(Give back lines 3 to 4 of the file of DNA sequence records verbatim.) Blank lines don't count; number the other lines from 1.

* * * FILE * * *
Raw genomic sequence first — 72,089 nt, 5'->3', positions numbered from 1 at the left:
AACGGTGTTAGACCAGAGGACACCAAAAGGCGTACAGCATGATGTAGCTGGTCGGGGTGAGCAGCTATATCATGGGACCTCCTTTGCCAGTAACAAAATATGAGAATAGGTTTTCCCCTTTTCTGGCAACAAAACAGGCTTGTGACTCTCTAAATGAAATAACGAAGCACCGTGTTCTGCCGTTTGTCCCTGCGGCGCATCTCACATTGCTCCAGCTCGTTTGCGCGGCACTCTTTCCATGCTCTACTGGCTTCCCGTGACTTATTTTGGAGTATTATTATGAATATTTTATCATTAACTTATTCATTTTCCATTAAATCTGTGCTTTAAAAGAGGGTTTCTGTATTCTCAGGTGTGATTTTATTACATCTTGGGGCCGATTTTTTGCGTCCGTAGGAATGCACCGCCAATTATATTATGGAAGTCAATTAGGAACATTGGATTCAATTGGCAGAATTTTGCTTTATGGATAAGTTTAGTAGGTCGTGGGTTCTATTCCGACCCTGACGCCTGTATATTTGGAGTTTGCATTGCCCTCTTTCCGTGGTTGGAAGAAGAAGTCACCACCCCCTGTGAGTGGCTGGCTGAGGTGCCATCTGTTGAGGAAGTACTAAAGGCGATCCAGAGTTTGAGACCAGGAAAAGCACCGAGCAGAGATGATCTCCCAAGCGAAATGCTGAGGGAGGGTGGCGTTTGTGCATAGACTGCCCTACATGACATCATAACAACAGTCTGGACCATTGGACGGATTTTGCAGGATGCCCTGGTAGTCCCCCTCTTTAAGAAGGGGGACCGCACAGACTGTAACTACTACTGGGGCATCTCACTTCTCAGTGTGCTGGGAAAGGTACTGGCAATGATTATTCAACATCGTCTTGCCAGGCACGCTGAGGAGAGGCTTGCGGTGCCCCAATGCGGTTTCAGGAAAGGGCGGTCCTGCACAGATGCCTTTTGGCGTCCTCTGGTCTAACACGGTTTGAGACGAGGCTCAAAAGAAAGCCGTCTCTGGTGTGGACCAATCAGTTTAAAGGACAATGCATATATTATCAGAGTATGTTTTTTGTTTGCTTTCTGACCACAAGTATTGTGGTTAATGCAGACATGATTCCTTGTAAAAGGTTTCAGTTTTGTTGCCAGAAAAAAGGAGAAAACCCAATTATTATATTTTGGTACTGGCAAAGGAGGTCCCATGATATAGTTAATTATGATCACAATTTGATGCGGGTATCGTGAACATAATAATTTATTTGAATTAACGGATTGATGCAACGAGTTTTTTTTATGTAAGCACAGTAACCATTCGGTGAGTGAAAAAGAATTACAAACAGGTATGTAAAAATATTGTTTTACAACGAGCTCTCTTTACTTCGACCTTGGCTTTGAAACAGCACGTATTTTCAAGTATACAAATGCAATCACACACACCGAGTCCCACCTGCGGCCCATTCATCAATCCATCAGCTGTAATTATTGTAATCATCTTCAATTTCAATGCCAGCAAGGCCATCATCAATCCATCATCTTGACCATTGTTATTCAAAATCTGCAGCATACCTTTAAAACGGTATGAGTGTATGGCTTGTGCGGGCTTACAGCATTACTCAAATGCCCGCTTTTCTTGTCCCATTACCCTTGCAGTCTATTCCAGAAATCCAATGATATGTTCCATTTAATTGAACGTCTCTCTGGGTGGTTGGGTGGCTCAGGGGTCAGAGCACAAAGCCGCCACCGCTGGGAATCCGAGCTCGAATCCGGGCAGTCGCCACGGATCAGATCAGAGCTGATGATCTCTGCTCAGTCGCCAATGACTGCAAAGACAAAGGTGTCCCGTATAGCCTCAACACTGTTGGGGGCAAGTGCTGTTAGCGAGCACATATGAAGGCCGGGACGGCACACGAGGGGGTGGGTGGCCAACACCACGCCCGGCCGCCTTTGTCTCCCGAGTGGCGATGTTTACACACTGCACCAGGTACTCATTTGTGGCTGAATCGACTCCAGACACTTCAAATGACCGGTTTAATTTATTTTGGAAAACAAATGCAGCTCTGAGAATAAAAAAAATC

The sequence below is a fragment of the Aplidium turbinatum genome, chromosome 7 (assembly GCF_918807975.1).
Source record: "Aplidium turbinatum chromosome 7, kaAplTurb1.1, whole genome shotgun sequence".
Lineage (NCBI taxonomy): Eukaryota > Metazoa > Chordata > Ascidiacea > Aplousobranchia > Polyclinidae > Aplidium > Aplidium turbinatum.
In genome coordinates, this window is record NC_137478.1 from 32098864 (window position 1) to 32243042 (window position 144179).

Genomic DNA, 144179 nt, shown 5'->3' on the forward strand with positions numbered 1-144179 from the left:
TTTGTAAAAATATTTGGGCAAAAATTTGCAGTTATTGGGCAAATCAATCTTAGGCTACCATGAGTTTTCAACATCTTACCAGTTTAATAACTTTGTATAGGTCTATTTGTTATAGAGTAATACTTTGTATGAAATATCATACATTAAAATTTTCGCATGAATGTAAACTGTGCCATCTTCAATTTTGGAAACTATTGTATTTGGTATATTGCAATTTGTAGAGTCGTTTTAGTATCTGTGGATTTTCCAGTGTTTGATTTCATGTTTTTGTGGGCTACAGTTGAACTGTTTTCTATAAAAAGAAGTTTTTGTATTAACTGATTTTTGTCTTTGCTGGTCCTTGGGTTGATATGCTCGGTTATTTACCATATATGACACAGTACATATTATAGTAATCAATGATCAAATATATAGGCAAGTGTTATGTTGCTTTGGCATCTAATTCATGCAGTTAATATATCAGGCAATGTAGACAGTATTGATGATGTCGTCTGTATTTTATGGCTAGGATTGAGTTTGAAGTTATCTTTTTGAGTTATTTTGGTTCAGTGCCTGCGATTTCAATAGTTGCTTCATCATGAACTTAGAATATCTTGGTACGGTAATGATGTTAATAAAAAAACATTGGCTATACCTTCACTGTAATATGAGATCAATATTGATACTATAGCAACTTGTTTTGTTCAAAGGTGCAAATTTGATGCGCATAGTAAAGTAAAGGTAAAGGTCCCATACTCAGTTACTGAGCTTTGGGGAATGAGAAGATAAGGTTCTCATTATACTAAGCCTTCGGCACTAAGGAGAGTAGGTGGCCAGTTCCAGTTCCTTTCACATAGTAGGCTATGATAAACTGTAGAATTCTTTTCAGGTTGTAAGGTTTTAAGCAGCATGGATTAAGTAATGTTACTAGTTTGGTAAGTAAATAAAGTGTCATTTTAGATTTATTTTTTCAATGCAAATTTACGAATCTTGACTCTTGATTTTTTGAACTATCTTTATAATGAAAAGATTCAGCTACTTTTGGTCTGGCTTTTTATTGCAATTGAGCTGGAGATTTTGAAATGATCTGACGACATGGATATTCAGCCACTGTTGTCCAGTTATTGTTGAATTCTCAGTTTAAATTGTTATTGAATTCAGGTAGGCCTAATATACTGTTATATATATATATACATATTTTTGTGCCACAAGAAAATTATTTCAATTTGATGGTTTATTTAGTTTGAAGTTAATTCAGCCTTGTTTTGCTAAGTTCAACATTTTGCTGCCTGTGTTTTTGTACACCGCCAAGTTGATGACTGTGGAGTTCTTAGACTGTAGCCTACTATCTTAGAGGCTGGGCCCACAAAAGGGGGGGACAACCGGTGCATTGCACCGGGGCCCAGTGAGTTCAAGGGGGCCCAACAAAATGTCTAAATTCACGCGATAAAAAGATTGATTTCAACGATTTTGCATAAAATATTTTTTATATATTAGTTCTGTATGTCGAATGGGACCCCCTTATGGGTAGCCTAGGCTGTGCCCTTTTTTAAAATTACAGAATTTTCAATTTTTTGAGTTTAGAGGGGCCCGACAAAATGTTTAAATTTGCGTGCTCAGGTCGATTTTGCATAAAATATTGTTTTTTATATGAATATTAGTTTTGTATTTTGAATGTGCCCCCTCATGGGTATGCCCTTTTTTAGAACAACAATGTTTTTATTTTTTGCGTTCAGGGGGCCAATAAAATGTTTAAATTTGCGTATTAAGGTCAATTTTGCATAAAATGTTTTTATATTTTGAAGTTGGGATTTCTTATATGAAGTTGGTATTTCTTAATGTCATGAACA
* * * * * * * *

The sequence below is a fragment of the Aplidium turbinatum genome, chromosome 7 (assembly GCF_918807975.1).
Source record: "Aplidium turbinatum chromosome 7, kaAplTurb1.1, whole genome shotgun sequence".